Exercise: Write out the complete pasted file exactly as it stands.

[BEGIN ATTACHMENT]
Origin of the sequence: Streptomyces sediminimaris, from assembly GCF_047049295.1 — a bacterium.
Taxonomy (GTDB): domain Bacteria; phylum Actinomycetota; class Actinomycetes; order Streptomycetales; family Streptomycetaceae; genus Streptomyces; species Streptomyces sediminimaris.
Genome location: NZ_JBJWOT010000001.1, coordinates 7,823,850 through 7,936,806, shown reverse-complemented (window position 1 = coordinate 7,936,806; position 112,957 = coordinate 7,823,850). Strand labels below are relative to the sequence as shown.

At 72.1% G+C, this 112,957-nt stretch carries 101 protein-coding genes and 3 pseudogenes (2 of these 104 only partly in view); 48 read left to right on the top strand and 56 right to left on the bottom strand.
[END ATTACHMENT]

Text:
Origin of the sequence: Streptomyces sediminimaris, from assembly GCF_047049295.1 — a bacterium.
Taxonomy (GTDB): domain Bacteria; phylum Actinomycetota; class Actinomycetes; order Streptomycetales; family Streptomycetaceae; genus Streptomyces; species Streptomyces sediminimaris.
Genome location: NZ_JBJWOT010000001.1, coordinates 7,823,850 through 7,936,806, shown reverse-complemented (window position 1 = coordinate 7,936,806; position 112,957 = coordinate 7,823,850). Strand labels below are relative to the sequence as shown.

At 72.1% G+C, this 112,957-nt stretch carries 101 protein-coding genes and 3 pseudogenes (2 of these 104 only partly in view); 48 read left to right on the top strand and 56 right to left on the bottom strand.